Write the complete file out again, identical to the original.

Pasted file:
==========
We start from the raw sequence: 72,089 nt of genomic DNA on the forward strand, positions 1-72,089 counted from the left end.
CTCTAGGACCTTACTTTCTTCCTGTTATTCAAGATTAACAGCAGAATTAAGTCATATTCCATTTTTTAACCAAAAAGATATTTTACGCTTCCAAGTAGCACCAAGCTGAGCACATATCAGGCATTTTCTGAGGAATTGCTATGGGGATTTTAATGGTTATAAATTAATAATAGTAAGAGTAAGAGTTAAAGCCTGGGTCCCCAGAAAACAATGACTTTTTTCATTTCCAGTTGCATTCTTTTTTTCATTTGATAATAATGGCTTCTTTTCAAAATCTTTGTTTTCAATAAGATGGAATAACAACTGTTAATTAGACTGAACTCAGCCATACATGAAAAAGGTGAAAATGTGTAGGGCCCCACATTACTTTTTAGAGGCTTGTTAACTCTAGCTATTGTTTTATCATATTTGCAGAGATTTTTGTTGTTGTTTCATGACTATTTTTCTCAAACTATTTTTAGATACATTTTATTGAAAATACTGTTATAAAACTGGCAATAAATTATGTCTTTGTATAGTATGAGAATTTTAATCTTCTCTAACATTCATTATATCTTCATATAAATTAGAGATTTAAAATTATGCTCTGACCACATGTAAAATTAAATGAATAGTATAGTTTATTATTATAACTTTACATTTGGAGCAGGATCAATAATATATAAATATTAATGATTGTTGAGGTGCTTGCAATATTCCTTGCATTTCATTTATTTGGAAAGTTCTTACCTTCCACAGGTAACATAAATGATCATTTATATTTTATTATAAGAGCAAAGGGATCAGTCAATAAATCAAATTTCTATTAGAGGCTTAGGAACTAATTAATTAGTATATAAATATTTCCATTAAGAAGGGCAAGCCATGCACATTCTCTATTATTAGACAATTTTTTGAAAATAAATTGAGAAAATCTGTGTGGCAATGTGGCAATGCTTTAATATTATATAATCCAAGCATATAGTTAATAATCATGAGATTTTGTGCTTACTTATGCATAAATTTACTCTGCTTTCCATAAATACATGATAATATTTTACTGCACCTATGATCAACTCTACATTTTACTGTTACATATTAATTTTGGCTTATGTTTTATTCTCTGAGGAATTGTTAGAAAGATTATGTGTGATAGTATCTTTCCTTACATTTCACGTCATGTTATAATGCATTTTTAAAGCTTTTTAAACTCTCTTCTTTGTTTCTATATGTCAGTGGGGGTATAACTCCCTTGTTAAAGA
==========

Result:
We start from the raw sequence: 72,089 nt of genomic DNA on the forward strand, positions 1-72,089 counted from the left end.
CTCTAGGACCTTACTTTCTTCCTGTTATTCAAGATTAACAGCAGAATTAAGTCATATTCCATTTTTTAACCAAAAAGATATTTTACGCTTCCAAGTAGCACCAAGCTGAGCACATATCAGGCATTTTCTGAGGAATTGCTATGGGGATTTTAATGGTTATAAATTAATAATAGTAAGAGTAAGAGTTAAAGCCTGGGTCCCCAGAAAACAATGACTTTTTTCATTTCCAGTTGCATTCTTTTTTTCATTTGATAATAATGGCTTCTTTTCAAAATCTTTGTTTTCAATAAGATGGAATAACAACTGTTAATTAGACTGAACTCAGCCATACATGAAAAAGGTGAAAATGTGTAGGGCCCCACATTACTTTTTAGAGGCTTGTTAACTCTAGCTATTGTTTTATCATATTTGCAGAGATTTTTGTTGTTGTTTCATGACTATTTTTCTCAAACTATTTTTAGATACATTTTATTGAAAATACTGTTATAAAACTGGCAATAAATTATGTCTTTGTATAGTATGAGAATTTTAATCTTCTCTAACATTCATTATATCTTCATATAAATTAGAGATTTAAAATTATGCTCTGACCACATGTAAAATTAAATGAATAGTATAGTTTATTATTATAACTTTACATTTGGAGCAGGATCAATAATATATAAATATTAATGATTGTTGAGGTGCTTGCAATATTCCTTGCATTTCATTTATTTGGAAAGTTCTTACCTTCCACAGGTAACATAAATGATCATTTATATTTTATTATAAGAGCAAAGGGATCAGTCAATAAATCAAATTTCTATTAGAGGCTTAGGAACTAATTAATTAGTATATAAATATTTCCATTAAGAAGGGCAAGCCATGCACATTCTCTATTATTAGACAATTTTTTGAAAATAAATTGAGAAAATCTGTGTGGCAATGTGGCAATGCTTTAATATTATATAATCCAAGCATATAGTTAATAATCATGAGATTTTGTGCTTACTTATGCATAAATTTACTCTGCTTTCCATAAATACATGATAATATTTTACTGCACCTATGATCAACTCTACATTTTACTGTTACATATTAATTTTGGCTTATGTTTTATTCTCTGAGGAATTGTTAGAAAGATTATGTGTGATAGTATCTTTCCTTACATTTCACGTCATGTTATAATGCATTTTTAAAGCTTTTTAAACTCTCTTCTTTGTTTCTATATGTCAGTGGGGGTATAACTCCCTTGTTAAAGA